REVIEW – I love coffee in all of it’s glorious forms. For this review we’re checking out the Rumia Stovetop Espresso Maker, which is essentially an upgraded version of the classic Moka Pot. It’s shiny. It’s pretty. But how does it do the brew? To the review!
What is it?
It’s a Moka pot style stovetop coffee maker.
Design and features
The Rumia Stovetop Espresso Maker is an upscale version of the classic Moka Pot design. Sleek stainless steel and glass are the primary materials, designed to be both dishwasher safe and rust proof.
It’s also got a heat resistant plastic handle, which is a nice feature for keeping you from burning your delicate digits whilst handling the hot liquids.
The three part assembly (base, carafe, coffee basket) is identical to any Moka Pot you’ve worked with before. The stainless steel and glass build makes the whole unit feel substantial and solid.
And if you haven’t done a Moka Pot before, no worries! Let’s step through the process and put the Rumia to the test.
Moka Pots deliver a concentrated cup of espresso-style coffee. Remember those old percolator machines? The concept is similar, but designed for your stovetop.
Here we have the coffee-making lineup ready for action. You’ll want a fine-ground coffee (I’m using a Cuban-style here), something to boil water with, a coffee scoop, the Rumia, and a mug.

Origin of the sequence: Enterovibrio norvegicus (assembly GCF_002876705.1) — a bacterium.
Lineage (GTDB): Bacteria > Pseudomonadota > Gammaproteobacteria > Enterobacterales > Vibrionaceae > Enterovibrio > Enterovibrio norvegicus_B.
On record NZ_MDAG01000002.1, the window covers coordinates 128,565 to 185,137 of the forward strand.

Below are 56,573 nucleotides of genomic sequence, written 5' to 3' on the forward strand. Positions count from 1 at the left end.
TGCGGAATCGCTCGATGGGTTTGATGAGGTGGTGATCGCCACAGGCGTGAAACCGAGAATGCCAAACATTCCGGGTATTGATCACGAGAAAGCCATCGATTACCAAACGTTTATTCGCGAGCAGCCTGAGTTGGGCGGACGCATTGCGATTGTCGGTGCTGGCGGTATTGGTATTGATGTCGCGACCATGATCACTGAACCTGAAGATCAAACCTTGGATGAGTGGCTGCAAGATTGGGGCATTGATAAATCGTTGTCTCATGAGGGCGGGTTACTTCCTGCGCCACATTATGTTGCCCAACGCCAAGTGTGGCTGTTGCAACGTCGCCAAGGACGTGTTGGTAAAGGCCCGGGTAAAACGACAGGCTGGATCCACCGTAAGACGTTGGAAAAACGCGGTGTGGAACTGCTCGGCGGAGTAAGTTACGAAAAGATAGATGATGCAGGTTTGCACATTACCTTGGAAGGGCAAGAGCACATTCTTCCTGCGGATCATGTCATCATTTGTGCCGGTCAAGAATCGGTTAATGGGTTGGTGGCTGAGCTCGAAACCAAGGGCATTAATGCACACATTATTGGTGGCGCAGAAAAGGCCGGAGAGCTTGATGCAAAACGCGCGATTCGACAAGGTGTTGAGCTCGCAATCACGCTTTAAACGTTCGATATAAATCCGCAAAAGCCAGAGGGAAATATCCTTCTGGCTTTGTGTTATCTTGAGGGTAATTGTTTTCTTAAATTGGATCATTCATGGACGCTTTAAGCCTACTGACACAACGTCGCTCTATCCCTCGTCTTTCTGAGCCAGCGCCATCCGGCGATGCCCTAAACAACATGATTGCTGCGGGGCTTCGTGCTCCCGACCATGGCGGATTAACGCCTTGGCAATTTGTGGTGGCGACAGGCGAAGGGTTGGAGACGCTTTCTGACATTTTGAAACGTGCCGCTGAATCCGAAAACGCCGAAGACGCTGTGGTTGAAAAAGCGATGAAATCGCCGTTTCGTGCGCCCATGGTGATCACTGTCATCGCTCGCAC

You’ll start by boiling some water. If you look closely at the picture below, you can see that little release valve on the inside wall of the base? That’s the pressure escape valve. You’ll fill the water to just below that valve.
Next, you’ll insert & fill the coffee basket. I found that I needed between 3 and 4 tablespoons of coffee to fill it. Some methods suggest packing the coffee, but not too tightly or the water won’t pass through.
After that you’ll screw to carafe onto the base, turn the stovetop temp to medium high, and wait for the magic to happen.
I had one issue with the setup: that stainless steel gets hot quickly! This isn’t a bad thing for brewing, but you’ll want something to protect your hands when filling the base with boiling water and attaching the carafe.
You’ll also need something grippy. A classic Moka Pot has an octagonal shaped base, so you can get a grip on it with a kitchen towel. This is all smooth stainless steel, so that won’t work. I ended up using my oven gloves that have rubberized gripping points to get the job done.
If things go according to plan, the pressure will build up in the chamber once you apply the stovetop heat. That pressure will force the water through the coffee and up through that center spout, producing a not-quite-espresso strength brew. It should take about 6-8 minutes.
And here’s where I started seeing problems.
It took me multiple rounds of experimenting to produce any coffee in the device. I tried different grind settings and different temperature levels, but still couldn’t produce a drop of coffee. I was getting a lot of steam blowing out the release valve, however. Usually that’s an indicator of a grind that is too fine or too tightly packed. The pressure is building, but the water can’t get up through the grinds.